15 XVI ASSIST compliance with the European policy objectives) of the individual TPMs in a condensed and standardised format. The subsequent figure illustrates the impact approach within the ASSIST project: Figure 0-1: Interdependencies of the system, the economy, the environment and society : ProgTrans Implementing a policy measure has multiple effects and consequences () for different user segments (passengers, operators, economy, society etc., cf ) and sections ( system, economy, environment, society). However, it is expected that all the different types of measures (e.g. infrastructure developments, traffic regulations, fiscal regulations, new vehicles etc.) will first affect the system, e.g. by changing user travel times and costs, influencing trip origins / destinations, mode and route choice and finally the traffic conditions (1 st ). At a subsequent stage (2 nd ), changes then mainly emanate from the system and (subsequent exemplary positive) influence the economy (e.g. due to less congestion, reduced travelling times for users and clients, changing costs for individuals and firms, improved accessibility for more advantageous location choice for production and commerce), the environment (e.g.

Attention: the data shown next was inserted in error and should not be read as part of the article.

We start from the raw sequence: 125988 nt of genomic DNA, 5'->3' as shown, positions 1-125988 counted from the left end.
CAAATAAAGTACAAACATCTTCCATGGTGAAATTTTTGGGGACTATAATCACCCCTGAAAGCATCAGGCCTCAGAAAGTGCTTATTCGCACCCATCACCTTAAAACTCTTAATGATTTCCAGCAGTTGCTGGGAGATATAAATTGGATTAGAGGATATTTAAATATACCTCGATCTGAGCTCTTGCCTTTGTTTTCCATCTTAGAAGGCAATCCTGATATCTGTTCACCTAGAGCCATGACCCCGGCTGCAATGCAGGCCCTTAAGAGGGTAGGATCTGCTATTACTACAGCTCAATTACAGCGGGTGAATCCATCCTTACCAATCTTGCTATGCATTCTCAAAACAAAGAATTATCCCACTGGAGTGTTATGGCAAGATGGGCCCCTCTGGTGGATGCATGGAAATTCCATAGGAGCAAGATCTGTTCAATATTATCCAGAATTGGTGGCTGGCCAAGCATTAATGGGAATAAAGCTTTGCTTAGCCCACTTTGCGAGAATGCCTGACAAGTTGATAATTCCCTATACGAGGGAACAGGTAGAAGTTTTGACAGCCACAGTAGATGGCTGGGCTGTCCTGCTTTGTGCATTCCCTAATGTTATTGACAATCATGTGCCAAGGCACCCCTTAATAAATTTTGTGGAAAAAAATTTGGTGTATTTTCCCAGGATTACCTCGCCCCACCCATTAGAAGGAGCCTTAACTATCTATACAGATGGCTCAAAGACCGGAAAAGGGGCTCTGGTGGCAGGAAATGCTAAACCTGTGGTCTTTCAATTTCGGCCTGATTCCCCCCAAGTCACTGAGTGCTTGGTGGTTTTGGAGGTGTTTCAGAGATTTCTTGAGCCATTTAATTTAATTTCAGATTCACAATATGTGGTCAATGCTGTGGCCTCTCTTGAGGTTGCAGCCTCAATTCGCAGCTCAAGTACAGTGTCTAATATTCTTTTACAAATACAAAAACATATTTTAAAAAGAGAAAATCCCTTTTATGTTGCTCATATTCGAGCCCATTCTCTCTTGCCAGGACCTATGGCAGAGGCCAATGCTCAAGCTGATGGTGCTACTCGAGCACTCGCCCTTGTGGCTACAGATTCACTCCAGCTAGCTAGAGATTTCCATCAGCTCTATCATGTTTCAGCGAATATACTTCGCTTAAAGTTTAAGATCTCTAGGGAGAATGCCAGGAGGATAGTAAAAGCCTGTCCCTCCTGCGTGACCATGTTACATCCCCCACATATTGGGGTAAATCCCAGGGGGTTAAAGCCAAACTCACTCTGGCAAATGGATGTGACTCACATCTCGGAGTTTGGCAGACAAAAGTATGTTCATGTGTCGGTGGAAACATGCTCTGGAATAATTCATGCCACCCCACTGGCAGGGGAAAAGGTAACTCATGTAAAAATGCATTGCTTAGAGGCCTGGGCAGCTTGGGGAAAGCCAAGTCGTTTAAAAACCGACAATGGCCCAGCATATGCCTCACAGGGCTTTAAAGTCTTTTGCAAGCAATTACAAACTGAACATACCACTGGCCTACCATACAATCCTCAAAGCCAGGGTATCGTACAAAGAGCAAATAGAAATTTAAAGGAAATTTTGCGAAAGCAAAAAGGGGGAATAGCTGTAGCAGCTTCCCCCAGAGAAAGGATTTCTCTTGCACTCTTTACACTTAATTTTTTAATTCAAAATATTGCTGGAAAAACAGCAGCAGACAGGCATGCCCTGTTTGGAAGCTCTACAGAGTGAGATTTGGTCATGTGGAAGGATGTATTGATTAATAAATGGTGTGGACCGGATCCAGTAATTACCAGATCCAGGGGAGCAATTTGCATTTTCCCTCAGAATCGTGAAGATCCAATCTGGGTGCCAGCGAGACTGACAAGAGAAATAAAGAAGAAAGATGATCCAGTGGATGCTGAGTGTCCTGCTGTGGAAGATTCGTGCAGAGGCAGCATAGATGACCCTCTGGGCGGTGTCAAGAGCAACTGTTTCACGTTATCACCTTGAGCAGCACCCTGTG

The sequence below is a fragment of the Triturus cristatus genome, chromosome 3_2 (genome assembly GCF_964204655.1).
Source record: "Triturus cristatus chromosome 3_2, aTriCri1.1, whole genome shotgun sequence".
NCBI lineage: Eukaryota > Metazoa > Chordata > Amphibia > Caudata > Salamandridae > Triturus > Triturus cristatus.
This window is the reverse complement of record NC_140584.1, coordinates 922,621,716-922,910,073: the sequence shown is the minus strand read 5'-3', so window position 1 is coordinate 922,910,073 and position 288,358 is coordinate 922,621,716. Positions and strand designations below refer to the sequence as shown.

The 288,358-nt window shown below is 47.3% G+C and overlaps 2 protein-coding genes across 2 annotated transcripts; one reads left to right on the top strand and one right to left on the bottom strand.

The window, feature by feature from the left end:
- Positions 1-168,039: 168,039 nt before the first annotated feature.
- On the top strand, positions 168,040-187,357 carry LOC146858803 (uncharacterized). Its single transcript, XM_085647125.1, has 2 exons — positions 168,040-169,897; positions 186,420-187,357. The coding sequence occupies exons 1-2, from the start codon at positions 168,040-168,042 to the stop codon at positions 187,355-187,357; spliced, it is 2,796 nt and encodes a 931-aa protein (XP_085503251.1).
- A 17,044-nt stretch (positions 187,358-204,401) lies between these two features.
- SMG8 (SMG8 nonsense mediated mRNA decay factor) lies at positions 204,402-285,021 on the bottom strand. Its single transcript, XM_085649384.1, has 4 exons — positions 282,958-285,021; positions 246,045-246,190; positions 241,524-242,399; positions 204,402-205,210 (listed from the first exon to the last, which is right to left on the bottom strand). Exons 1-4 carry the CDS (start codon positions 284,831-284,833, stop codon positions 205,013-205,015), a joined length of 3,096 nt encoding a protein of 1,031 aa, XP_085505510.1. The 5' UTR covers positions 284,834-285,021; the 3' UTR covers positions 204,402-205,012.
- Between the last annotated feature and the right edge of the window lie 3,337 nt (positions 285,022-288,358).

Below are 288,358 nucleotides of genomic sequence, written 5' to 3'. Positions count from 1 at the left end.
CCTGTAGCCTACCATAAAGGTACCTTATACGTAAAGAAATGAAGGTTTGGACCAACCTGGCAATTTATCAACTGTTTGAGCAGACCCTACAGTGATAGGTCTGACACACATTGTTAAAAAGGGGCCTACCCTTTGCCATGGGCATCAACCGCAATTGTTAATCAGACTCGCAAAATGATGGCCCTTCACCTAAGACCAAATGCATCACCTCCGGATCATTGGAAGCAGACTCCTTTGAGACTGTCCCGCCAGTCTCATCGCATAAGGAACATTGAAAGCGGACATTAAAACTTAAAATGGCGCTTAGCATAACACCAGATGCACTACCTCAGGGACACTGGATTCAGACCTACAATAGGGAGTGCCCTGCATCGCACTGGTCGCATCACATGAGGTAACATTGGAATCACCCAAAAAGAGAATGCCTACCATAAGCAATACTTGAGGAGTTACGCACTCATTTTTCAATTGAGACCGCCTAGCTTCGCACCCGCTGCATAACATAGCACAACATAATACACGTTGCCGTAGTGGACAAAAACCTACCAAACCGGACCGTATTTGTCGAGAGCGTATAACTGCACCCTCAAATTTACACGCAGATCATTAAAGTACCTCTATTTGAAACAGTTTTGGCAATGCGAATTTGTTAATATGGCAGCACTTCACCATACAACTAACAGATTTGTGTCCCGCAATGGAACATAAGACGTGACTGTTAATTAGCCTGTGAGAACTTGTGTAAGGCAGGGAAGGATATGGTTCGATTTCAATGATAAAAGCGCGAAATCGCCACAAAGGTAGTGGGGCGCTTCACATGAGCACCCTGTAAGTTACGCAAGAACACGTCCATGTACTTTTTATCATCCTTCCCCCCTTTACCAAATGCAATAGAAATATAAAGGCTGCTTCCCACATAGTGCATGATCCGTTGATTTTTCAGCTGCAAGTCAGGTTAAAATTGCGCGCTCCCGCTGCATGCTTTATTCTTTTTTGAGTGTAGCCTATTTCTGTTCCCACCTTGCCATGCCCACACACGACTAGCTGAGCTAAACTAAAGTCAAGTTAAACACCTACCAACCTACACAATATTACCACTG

16 Assessment of Social and Economic Impacts of Transport Policy Measures XVII fewer accidents, reduced air pollution and noise) and society (e.g. due to better health conditions, more acceptable working conditions in, easier access to vehicles, better development potentialities of surrounding areas) with no straight or decisive sequence. The next impact (3 rd ) describes the on all four sections (the system, the economy, the environment and society), irrespective of the direction or kind of action. Hence it is also possible for there to be repercussions on the system. Competitiveness analysis Greater attention has been paid to competitiveness over the past two decades due to the limitations and challenges posed by globalisation. The EC has also focused more on this issue and has implemented policies to increase competitiveness, both within Europe and between the EU and the rest of the world. A good system is essential to increase competitiveness. Competitiveness can be viewed on different s. We chose the spatial and sectoral s. The spatial covers the main macro-economic aspects of competitiveness at a regional, national or international. The sectoral mainly concerns the micro, addressing competition between firms or clusters of firms. We refer to the definition of competitiveness given by the EC: When identifying economic, particular attention should be paid to factors that are widely considered as being important to productivity, and hence to the competitiveness of the EU. Competitiveness is a measure of an economy s ability to provide its population with high and rising standards of living and high rates of employment on a sustainable basis. Vigorous competition in a supportive business environment is a key driver of productivity growth and competitiveness. [EC (2012a), p. 4]. This broad definition covers both spatial and sectoral competitiveness: Spatial competitiveness refers to competitiveness on a geographical like a municipality, region or nation. Sectoral competitiveness relates to the competitiveness between firms in different sectors like agriculture or industry. In both cases, competitiveness aims to increase productivity. Obviously, this analysis does not claim to present a comprehensive definition or measurement of competitiveness, but it does try to link the concept of spatial and sectoral